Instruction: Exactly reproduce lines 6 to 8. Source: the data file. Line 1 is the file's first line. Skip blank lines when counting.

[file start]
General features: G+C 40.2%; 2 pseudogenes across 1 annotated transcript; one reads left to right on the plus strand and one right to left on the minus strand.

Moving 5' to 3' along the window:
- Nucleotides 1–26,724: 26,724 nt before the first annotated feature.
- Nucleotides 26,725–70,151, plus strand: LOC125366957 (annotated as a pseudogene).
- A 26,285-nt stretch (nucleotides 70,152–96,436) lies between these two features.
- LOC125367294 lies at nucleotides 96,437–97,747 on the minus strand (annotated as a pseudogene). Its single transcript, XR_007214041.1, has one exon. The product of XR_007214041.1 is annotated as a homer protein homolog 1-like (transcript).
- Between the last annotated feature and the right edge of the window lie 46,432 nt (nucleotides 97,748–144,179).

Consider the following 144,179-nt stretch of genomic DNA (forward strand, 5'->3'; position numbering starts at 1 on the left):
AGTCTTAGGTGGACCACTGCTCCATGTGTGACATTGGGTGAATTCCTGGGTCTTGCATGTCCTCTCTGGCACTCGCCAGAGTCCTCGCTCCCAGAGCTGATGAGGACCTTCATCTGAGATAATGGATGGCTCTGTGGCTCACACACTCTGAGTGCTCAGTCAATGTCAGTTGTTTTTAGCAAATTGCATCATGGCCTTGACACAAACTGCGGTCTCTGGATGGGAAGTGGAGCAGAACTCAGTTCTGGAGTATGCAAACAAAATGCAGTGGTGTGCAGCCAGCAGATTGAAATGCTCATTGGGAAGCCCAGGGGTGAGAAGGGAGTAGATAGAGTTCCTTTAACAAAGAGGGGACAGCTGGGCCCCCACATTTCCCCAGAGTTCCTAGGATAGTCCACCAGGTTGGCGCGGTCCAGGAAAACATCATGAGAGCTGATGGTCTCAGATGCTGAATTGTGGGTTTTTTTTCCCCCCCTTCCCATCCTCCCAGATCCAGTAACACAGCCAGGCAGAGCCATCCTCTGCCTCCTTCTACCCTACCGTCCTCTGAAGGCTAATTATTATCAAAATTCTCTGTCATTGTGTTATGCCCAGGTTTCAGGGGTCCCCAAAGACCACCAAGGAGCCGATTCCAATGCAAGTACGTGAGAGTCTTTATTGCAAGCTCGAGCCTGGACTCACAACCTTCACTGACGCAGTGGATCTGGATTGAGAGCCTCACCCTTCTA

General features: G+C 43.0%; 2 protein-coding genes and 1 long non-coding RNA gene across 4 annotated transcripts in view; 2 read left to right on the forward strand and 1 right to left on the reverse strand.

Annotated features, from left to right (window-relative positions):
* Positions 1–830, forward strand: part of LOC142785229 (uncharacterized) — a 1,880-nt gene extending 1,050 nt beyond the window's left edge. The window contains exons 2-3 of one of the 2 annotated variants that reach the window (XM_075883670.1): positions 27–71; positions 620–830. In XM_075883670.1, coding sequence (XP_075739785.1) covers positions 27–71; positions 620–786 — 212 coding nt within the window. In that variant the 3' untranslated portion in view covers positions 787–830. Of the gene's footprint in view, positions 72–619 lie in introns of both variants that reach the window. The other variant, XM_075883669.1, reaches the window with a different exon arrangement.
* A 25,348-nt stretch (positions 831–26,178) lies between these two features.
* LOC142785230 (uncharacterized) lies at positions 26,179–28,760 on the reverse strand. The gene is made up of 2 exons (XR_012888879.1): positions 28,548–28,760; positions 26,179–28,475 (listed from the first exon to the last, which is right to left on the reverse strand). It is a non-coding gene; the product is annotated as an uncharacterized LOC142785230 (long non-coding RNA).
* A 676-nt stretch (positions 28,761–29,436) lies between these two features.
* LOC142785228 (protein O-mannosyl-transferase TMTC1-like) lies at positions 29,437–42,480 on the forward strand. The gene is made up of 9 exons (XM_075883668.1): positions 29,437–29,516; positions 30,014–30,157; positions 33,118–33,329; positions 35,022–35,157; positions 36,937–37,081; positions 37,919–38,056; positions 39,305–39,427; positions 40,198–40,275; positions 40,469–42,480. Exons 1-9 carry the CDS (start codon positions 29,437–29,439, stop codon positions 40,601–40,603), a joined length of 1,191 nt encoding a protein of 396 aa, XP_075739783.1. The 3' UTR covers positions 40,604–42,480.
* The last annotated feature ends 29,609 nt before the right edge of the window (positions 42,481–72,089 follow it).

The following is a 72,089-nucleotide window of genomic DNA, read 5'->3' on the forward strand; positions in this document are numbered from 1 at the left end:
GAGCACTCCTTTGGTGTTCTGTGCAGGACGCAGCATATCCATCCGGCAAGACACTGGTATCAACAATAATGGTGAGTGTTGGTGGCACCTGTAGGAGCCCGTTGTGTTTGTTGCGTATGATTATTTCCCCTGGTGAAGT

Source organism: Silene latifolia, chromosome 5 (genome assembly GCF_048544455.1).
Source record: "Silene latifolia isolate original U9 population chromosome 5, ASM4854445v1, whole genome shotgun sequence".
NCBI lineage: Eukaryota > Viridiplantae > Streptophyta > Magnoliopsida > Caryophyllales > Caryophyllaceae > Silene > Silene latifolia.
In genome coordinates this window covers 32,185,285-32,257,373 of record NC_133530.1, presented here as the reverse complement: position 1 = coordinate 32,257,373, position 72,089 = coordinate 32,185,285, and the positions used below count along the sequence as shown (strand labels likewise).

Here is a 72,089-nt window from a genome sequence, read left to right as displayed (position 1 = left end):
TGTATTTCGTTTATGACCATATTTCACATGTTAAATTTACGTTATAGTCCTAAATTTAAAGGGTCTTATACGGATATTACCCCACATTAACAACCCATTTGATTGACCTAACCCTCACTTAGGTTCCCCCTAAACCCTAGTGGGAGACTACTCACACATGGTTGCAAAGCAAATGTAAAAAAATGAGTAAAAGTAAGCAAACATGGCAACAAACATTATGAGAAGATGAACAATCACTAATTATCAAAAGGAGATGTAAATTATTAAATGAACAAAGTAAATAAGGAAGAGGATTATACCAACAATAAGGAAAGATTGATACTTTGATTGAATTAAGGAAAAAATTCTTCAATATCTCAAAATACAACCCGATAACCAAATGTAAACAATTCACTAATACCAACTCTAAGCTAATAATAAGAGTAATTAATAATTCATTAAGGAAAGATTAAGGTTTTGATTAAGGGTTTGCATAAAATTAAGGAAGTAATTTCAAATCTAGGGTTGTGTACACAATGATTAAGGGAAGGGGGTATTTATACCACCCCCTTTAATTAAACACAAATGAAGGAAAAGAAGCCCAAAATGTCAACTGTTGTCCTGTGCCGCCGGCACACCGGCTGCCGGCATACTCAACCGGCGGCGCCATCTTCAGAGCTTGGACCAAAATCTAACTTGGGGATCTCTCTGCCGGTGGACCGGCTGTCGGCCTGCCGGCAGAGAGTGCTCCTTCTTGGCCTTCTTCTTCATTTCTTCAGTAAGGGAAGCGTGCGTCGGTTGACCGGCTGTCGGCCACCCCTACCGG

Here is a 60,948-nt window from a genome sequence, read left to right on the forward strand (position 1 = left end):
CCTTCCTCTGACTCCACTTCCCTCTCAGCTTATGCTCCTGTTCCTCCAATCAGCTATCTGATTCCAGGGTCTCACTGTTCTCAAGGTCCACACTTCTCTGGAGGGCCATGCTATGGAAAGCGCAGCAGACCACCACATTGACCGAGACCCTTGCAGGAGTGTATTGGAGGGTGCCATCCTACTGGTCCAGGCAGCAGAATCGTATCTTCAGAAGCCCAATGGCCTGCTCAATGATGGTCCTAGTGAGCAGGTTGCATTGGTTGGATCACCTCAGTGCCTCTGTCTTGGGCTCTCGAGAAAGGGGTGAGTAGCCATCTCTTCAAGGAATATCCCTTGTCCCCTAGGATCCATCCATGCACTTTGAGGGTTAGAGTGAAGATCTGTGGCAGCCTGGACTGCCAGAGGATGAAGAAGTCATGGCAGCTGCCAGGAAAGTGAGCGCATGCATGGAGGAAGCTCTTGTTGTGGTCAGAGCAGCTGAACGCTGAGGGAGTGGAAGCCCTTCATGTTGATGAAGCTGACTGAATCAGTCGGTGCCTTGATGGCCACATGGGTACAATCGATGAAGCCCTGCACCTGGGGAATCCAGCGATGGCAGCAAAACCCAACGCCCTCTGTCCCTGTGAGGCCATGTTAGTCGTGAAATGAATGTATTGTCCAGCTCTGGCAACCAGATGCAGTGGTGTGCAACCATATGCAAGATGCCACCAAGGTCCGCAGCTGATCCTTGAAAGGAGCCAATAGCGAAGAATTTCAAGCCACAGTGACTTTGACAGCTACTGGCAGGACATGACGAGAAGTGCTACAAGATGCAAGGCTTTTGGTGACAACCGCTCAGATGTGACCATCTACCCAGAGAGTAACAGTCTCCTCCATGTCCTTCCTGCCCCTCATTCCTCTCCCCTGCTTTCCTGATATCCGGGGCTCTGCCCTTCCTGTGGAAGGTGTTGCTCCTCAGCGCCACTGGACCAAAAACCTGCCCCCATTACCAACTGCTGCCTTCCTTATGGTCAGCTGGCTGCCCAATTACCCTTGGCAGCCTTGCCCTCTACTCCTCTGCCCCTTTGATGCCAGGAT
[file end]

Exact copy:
- LOC125367294 lies at nucleotides 96,437–97,747 on the minus strand (annotated as a pseudogene). Its single transcript, XR_007214041.1, has one exon. The product of XR_007214041.1 is annotated as a homer protein homolog 1-like (transcript).
- Between the last annotated feature and the right edge of the window lie 46,432 nt (nucleotides 97,748–144,179).

Consider the following 144,179-nt stretch of genomic DNA (forward strand, 5'->3'; position numbering starts at 1 on the left):